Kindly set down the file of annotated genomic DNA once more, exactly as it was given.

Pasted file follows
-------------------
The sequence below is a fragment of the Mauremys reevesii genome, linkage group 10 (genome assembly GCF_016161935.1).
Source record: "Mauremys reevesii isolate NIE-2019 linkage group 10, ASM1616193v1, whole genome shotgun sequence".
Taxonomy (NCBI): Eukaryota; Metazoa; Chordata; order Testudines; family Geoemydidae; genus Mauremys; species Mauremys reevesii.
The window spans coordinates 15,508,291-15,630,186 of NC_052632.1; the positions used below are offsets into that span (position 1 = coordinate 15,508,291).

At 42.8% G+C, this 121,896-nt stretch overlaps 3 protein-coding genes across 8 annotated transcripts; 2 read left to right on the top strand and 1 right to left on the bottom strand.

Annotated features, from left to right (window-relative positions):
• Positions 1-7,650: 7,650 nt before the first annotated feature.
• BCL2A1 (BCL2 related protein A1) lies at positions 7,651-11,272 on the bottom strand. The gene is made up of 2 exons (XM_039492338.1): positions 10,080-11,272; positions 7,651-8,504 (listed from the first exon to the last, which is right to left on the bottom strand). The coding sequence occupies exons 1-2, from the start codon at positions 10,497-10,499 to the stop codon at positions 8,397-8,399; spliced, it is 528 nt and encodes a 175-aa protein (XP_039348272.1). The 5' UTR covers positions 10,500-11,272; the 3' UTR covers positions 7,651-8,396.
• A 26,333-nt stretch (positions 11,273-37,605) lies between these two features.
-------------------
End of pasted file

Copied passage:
The sequence below is a fragment of the Mauremys reevesii genome, linkage group 10 (genome assembly GCF_016161935.1).
Source record: "Mauremys reevesii isolate NIE-2019 linkage group 10, ASM1616193v1, whole genome shotgun sequence".
Taxonomy (NCBI): Eukaryota; Metazoa; Chordata; order Testudines; family Geoemydidae; genus Mauremys; species Mauremys reevesii.
The window spans coordinates 15,508,291-15,630,186 of NC_052632.1; the positions used below are offsets into that span (position 1 = coordinate 15,508,291).

At 42.8% G+C, this 121,896-nt stretch overlaps 3 protein-coding genes across 8 annotated transcripts; 2 read left to right on the top strand and 1 right to left on the bottom strand.

Annotated features, from left to right (window-relative positions):
• Positions 1-7,650: 7,650 nt before the first annotated feature.
• BCL2A1 (BCL2 related protein A1) lies at positions 7,651-11,272 on the bottom strand. The gene is made up of 2 exons (XM_039492338.1): positions 10,080-11,272; positions 7,651-8,504 (listed from the first exon to the last, which is right to left on the bottom strand). The coding sequence occupies exons 1-2, from the start codon at positions 10,497-10,499 to the stop codon at positions 8,397-8,399; spliced, it is 528 nt and encodes a 175-aa protein (XP_039348272.1). The 5' UTR covers positions 10,500-11,272; the 3' UTR covers positions 7,651-8,396.
• A 26,333-nt stretch (positions 11,273-37,605) lies between these two features.